At the Tuesday meeting, MacIntyre said he was initially skeptical about the proposal, but he said there could be some traffic benefits.

A traffic study submitted with the proposal downplayed the issue of cars exiting the drive-thru onto Broadway, MacIntyre said. There might not be a difficulty with the exit if there is a physical barrier preventing left turns exiting the drive-thru, he said.

"We can't really rely on all motorists to voluntarily restrict themselves to a right out turn movement," he said. "It really does need to be enforced with a physical barrier."

The council chairman, Brent Gardner, said Wednesday the focus shouldn't just be on the CVS. He said because there are so many developments around this intersection including the African American Heritage Trail and the Lucky's Farmers Market across the street, the city should take a bigger-picture view of the corner.

"The city and public need to look at it as one big thing. Everything happening at the same time, at the same spot, and one of those things is the CVS pharmacy request," Gardner said. 

Pat Zenner, development services manager, said the next public meeting about the proposed CVS will be at the Planning and Zoning Commission meeting scheduled for Aug. 22.

Supervising editor is Zachary Matson.

CVS site plan

CVS has submitted plans for a proposed drive-thru pharmacy at Broadway and Providence Road.

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Jimmy Bearfield July 25, 2013 | 8:31 a.m.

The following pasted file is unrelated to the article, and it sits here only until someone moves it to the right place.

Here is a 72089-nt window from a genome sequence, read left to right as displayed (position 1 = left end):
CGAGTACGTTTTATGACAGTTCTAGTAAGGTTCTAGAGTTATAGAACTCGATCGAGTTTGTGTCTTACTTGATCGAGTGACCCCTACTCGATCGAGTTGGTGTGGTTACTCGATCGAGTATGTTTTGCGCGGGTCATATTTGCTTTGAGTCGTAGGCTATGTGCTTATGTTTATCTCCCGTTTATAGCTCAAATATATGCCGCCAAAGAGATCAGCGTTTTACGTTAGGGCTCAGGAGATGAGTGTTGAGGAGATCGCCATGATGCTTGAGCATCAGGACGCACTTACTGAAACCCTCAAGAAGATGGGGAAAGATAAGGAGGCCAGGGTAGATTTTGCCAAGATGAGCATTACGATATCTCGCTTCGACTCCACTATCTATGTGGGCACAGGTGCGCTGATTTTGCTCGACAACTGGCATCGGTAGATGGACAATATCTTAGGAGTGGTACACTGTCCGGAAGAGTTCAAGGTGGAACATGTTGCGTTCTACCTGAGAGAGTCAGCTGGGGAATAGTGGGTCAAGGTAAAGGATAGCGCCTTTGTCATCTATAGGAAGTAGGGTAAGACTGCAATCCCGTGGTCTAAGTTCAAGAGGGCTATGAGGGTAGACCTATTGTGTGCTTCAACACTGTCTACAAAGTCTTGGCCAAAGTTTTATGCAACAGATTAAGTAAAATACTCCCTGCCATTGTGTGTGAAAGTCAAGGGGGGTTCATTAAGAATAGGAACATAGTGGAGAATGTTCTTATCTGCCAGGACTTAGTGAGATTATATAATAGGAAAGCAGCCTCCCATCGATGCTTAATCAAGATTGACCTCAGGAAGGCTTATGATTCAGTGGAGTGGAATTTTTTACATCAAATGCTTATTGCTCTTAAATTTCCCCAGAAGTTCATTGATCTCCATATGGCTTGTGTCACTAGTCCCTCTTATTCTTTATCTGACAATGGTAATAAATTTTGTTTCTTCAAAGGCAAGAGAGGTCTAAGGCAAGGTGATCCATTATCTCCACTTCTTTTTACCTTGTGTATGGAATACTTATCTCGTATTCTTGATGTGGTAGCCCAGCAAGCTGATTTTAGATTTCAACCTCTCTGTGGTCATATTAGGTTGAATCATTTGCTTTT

"Council member Pat Fowler, who lives downtown without a car, said at a leadership council meeting Tuesday evening that the proposed plan would be inaccessible for people without cars."

Wow. I'm surprised that CVS would build a store where customers can't go inside. So what are all of those parking spaces for? Employees only?

(Report Comment)
Jack Hamm July 25, 2013 | 11:54 a.m.

I've met few people in Columbia more detached from reality than Pat Fowler; she lives in lala land. Still puzzled how she got on the Downtown Leadership Council

(Report Comment)
Richard Saunders July 25, 2013 | 1:37 p.m.

The world would be a much more peaceful place if everyone wasn't busy minding everyone else's business except their own. The idea that busybodies can dictate what kind of structure someone else can build on their own property, or if one drug store can be built across the street from another is insane.

Are all city people this dense?

(Report Comment)
Jimmy Bearfield July 25, 2013 | 1:54 p.m.

Jack, reread your post. You actually answered your own question.

(Report Comment)
Ellis Smith July 25, 2013 | 2:28 p.m.

Richard Saunders said,

"Are all city people this dense?"

Fool that I am, I will attempt an answer. In my experience the culture (shared values) of individual cities also plays a role. Cities don't approach situations in exactly the same way, any more than individuals do. Since somebody mentioned it, I think Columbia could do with less "La La Land." There isn't time to endlessly debate every issue.

As for having competing chain pharmacies across the street or on diagonal corners of some major intersection, that isn't unusual: we have that where I presently live, and I've seen it elsewhere. It may not make sense to some, but it obviously makes sense to the firms involved - or they wouldn't do it.

I've seen my share of cities. Some have even been located in the United States, and their citizens spoke English (or a rough approximation thereof).

(Report Comment)